One gambling bill makes it out of the House

It will enjoy a brief and beautiful life, like the first snowflake falling onto the street, before dying of starvation and neglect in the Senate.

Photo by Joel Kramer via Flickr creative commons

In dramatic fashion, the Texas House on Thursday gave final approval to legislation that would let voters decide whether to legalize online sports betting across the state.

The proposal needed 100 votes to pass and got exactly that when the roll was first called. A subsequent verification of the vote, which took several minutes as the clerk ticked through every member, produced 101 votes in favor of House Joint Resolution 102.

It is one of two proposals to expand gambling that have headlined the past two days in the lower chamber. Another, more ambitious piece of legislation, House Joint Resolution 155, would let voters decide whether to legalize casinos in Texas. The final consideration of that proposal was delayed until noon Friday as supporters continued working to find 100 votes.

Regardless, both proposals face long odds in the Senate, where Lt. Gov. Dan Patrick has repeatedly said there is not enough support. And Friday is the deadline for the House to give final passage to its bills, meaning the casino legislation is running into a time crunch.

On Wednesday, the House initially approved both proposals, but neither received the two-thirds majority that proposed amendments to the Texas Constitution need to make it out of the chamber. That left them in an uncertain position heading into Thursday.

The author of the sports-betting legislation, Rep. Jeff Leach, R-Plano, gave an emphatic final speech on the House floor Thursday, reiterating his argument that many Texans are already betting on sports, only illegally.

“Every single one of them are criminals … under Texas law, and I believe that we should pass this bill to let them come out of the shadows and to carefully and safely regulate this,” Leach said.

The sports-betting legislation was able to clear the 100-vote threshold after several members changed their votes Thursday. At least five voted yes on HJR 102 on Thursday after voting no a day earlier.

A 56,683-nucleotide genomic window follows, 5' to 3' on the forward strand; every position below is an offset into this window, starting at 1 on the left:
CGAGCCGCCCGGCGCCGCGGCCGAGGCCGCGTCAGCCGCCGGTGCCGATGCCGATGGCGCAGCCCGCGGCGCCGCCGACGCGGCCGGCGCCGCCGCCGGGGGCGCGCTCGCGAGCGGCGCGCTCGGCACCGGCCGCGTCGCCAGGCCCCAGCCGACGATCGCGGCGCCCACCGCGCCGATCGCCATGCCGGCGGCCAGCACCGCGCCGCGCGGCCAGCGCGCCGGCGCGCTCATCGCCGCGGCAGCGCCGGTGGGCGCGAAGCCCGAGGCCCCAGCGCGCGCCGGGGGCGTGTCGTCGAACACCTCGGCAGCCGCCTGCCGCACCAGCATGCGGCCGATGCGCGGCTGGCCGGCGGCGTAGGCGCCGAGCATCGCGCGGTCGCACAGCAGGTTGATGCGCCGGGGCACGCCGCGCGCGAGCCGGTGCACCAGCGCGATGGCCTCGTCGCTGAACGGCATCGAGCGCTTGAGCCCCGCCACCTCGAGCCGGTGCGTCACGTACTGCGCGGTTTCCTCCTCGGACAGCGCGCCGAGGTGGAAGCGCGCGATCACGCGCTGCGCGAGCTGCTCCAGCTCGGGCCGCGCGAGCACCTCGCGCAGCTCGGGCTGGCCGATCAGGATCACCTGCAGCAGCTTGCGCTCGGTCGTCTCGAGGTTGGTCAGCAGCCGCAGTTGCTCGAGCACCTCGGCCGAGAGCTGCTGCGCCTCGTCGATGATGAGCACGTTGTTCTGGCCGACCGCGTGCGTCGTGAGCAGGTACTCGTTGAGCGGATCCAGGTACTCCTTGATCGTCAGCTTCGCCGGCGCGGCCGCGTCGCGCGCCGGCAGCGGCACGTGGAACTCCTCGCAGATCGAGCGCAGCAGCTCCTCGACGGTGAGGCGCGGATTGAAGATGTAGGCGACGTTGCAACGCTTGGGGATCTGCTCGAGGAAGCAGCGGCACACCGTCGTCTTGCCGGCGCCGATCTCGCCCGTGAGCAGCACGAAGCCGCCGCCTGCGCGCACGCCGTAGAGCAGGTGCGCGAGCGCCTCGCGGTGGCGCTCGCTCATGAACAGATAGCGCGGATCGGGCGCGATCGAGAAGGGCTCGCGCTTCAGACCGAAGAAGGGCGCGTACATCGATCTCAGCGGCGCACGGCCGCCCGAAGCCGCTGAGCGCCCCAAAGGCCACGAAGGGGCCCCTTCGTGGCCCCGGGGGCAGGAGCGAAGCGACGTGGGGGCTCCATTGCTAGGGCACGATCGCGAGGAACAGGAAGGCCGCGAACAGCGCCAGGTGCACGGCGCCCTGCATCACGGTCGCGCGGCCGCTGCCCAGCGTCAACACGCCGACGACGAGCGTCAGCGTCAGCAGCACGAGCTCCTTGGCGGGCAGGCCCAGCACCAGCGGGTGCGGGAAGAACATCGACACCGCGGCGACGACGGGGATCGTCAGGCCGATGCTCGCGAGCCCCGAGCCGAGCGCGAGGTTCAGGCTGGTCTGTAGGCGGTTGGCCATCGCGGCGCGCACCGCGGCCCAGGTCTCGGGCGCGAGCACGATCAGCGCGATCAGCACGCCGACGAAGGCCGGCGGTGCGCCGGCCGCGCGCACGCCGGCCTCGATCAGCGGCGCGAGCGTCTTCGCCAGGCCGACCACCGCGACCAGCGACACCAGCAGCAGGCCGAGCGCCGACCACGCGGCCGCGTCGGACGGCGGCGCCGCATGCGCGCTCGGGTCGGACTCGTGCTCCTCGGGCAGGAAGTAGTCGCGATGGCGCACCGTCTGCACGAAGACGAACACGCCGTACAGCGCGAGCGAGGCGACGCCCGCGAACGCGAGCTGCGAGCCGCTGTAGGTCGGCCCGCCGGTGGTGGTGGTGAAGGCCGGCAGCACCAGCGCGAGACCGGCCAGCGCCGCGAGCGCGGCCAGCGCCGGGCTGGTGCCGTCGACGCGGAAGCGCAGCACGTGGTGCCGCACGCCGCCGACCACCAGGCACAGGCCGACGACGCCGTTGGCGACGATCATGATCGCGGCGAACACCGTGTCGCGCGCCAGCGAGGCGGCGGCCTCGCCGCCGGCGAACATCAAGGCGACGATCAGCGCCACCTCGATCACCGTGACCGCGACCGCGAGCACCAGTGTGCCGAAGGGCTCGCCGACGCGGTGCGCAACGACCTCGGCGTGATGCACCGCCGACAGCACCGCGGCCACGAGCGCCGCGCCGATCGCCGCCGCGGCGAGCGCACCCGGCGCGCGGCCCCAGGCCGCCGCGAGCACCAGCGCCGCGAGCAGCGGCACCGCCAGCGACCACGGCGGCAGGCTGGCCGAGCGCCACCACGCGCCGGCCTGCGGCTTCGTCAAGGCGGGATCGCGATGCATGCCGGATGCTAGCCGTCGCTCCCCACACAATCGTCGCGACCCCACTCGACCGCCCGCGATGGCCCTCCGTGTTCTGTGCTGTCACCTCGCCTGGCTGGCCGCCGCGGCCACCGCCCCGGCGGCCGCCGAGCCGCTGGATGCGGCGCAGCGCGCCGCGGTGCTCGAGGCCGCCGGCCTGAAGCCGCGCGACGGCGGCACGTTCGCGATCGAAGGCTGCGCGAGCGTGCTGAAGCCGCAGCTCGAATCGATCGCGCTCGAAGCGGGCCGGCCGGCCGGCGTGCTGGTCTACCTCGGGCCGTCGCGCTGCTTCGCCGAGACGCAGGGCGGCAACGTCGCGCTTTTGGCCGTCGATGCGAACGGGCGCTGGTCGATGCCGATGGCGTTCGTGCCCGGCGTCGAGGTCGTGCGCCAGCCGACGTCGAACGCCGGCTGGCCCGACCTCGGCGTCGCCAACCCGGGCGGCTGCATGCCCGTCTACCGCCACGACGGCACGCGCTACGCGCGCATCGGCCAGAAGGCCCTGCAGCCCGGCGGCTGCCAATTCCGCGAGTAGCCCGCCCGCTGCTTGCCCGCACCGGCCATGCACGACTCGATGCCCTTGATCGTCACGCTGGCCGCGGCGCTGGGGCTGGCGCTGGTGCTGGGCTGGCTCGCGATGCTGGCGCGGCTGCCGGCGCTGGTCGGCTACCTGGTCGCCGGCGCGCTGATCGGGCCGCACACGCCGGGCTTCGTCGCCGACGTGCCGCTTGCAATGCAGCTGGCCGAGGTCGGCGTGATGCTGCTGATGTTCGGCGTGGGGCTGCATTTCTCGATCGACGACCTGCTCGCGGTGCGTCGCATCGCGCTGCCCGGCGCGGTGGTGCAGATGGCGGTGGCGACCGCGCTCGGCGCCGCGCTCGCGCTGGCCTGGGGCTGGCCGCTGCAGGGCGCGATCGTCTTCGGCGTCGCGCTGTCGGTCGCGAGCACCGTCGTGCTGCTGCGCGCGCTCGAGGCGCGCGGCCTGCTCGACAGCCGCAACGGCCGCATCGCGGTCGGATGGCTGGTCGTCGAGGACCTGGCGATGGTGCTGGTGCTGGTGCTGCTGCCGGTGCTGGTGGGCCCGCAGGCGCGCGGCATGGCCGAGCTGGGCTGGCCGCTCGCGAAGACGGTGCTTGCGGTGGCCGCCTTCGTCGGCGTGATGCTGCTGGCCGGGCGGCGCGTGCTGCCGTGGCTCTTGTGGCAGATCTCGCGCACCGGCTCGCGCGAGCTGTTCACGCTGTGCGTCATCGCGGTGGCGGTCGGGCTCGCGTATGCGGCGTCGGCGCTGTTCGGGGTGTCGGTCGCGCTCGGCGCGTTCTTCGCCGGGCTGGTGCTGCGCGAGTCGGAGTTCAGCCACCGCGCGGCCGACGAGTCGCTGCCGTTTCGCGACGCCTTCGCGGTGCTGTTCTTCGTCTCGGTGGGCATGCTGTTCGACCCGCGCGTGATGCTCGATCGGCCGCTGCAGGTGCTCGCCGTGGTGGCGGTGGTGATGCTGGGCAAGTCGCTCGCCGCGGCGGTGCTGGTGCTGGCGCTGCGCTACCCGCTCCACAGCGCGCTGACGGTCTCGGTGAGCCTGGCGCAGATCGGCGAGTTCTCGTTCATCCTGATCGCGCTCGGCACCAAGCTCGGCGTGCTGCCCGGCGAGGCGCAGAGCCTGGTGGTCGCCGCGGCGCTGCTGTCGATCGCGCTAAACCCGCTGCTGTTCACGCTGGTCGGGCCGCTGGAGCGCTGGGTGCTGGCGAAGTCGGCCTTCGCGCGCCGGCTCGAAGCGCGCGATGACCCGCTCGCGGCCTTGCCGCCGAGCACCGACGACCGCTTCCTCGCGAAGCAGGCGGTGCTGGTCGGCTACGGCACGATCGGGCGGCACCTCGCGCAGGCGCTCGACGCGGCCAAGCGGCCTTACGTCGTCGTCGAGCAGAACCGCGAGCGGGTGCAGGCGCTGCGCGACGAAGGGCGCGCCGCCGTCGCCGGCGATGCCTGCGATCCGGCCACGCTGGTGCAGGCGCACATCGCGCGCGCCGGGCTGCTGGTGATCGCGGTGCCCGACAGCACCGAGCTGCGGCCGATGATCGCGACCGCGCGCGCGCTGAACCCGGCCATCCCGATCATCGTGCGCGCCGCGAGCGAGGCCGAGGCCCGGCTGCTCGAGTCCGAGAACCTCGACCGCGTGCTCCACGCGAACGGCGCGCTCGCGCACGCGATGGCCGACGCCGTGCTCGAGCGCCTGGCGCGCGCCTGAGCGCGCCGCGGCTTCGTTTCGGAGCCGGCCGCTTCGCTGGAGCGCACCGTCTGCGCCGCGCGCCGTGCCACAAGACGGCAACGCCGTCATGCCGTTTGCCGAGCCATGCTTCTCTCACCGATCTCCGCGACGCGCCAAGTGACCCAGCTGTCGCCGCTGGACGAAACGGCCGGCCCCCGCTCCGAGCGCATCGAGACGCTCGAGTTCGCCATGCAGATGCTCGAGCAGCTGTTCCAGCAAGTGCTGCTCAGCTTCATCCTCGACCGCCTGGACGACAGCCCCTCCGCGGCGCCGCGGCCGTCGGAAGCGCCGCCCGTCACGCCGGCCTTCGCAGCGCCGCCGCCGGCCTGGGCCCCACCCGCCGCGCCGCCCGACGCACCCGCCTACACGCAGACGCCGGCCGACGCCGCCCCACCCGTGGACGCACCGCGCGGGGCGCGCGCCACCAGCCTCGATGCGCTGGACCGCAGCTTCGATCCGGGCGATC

A day earlier, the House passed the casino proposal by a vote of 92-51 and then the sports-betting proposal by a 97-44 vote. Both resolutions need a two-thirds majority from the House and Senate, followed by voter approval, to amend the state constitution.

See here for some background. I invite you to think of some other activities that are legal in other states and draw many Texans to them to partake in them because doing so would make them criminals here in Texas while I tell you that the casino bill ultimately went down.

The high-profile push to bring casinos to Texas this legislative session ended Friday after supporters acknowledged that they did not have enough votes to advance it out of the state House.

One of the authors of casino legislation, Rep. John Kuempel, R-Seguin, postponed consideration of his bill until Nov. 29, dooming its chances ahead of a midnight deadline to move it out of the lower chamber.

As the stories note, legislation to expand gambling made it farther this year than it ever had before, and that’s not nothing. It still faces the same immovable object in the Senate, and I don’t see anything to suggest that’s going to change. My advice to the casinos would be to work to remove said immovable object electorally, rather than continue to bash their heads and their seemingly limitless wallets against the wall every two years. I don’t see how that would be a worse strategy than what they’ve been doing for however long. The Chron has more.

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2 Responses to One gambling bill makes it out of the House

  1. Doug says:

    I wish to mock this argument:

    “I invite you to think of some other activities that are legal in other states and draw many Texans to them to partake in them because doing so would make them criminals here in Texas”

    Now, suppose we’re in Illinois and discussing a bill that failed to pass the legislature there that would have let people buy assault weapons. Would this be a reasonable argument to make about why we should just let people buy assault weapons in Illinois? I don’t think so. So it’s not reasonable here.

    One can take a libertarian position – that we should have casinos like Louisiana, and brothels like Nevada, and child labor like Arkansas – and I can respect that. One can also take the position that casinos and brothels and workhouses for children are exploitative and bad for society. But if you want to single out casinos for approval, you need a better argument.

  2. SocraticGadfly says:

    To riff on Doug? A less capitalist argument.

    Related issue? What would the state do with its cut of proceeds? Dump it into the general fund, like the lottery, after promising it would “help schools:?

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